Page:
Accurate description of the porosity and permeability distributions are the key for reservoir performance predictions. The porosity of the formation can be evaluated from the cores and/or well logs while the permeability is usually determined from the cores and/or well tests. Usually cores and well test data is often abundant Therefore, the evaluation of permeability and porosity distributions from well log data in heterogenous formation represents a significant technical as well as economic advantage. However, the evaluation of permeability from well log data represents a difficult and complex problem in heterogenous formation.

The goal of this study has been to develop a methodology for determining porosity and permeability distributions in a heterogeneous formation utilizing geophysical well logs. Granny Creek Field in West Virginia has been selected as the study area in this paper. This field has produced oil from Big Injun Formation since early 1900's. The water-flooding operation was initiated in 1970's and currently is in progress. Well log data are available on substantial number of wells. Core samples are also available from a few wells.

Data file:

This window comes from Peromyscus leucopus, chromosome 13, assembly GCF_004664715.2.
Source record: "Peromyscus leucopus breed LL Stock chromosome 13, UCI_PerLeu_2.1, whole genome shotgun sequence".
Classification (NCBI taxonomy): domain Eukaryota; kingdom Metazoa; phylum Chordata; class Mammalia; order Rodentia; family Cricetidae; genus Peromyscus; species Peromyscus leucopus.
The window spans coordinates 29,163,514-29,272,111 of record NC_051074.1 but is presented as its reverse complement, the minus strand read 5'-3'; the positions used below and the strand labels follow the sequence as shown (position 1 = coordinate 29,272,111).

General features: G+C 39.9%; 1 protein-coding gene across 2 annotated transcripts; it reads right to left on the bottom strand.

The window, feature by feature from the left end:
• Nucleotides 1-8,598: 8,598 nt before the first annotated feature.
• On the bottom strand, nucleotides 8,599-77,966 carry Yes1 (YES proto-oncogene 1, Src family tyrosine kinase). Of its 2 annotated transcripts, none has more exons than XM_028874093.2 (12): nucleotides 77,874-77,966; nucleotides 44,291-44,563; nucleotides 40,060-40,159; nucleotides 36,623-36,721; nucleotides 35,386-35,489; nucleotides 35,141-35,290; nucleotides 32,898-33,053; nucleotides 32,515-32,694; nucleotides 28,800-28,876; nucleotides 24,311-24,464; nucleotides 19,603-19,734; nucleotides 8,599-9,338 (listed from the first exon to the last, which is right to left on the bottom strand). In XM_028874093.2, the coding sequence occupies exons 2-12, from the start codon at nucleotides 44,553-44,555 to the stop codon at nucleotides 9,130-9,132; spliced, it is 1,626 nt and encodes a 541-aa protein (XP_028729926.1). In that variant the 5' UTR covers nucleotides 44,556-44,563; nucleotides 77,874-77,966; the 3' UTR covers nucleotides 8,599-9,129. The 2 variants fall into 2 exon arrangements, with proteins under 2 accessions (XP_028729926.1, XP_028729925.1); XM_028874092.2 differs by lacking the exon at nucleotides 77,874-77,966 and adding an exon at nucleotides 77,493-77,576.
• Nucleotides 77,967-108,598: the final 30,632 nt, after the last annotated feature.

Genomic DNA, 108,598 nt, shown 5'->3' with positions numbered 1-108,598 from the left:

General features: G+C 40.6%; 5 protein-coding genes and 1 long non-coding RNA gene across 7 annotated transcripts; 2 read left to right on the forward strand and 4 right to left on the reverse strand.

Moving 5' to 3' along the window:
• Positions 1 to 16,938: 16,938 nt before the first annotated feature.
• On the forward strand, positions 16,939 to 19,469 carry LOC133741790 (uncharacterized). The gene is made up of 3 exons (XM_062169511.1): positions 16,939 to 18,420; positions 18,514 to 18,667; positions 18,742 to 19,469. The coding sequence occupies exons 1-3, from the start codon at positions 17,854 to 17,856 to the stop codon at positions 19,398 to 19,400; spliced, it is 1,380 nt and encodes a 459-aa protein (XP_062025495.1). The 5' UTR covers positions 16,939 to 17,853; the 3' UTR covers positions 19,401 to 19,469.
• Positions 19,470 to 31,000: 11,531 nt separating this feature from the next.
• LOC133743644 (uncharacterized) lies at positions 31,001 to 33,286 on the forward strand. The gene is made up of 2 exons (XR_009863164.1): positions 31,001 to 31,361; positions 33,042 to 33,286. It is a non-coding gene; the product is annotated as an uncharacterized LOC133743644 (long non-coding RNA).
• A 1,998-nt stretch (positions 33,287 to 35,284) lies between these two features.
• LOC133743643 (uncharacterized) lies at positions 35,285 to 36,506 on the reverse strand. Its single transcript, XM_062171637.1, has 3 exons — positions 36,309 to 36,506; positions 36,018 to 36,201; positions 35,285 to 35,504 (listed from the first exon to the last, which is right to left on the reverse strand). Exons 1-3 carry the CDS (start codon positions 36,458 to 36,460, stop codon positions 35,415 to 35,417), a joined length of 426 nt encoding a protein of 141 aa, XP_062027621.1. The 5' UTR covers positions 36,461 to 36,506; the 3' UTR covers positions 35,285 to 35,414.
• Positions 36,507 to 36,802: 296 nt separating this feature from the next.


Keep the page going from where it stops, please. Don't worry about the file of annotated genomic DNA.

Core samples and the well logs were analyzed to determine permeability, porosity, and water saturation. In addition, the results of core analysis and well log interpretations were complemented by geological information and initial production data to develop a correlation between permeability, porosity, water saturation, depositional environment, and pore type. The results were employed for development of porosity and permeability distributions. The methodology presented in this paper could serve as a guideline for correcting permeability with other rock parameters in heterogenous formations. The complexity of such correlations is directly proportional to degree of heterogeneity of the formation.

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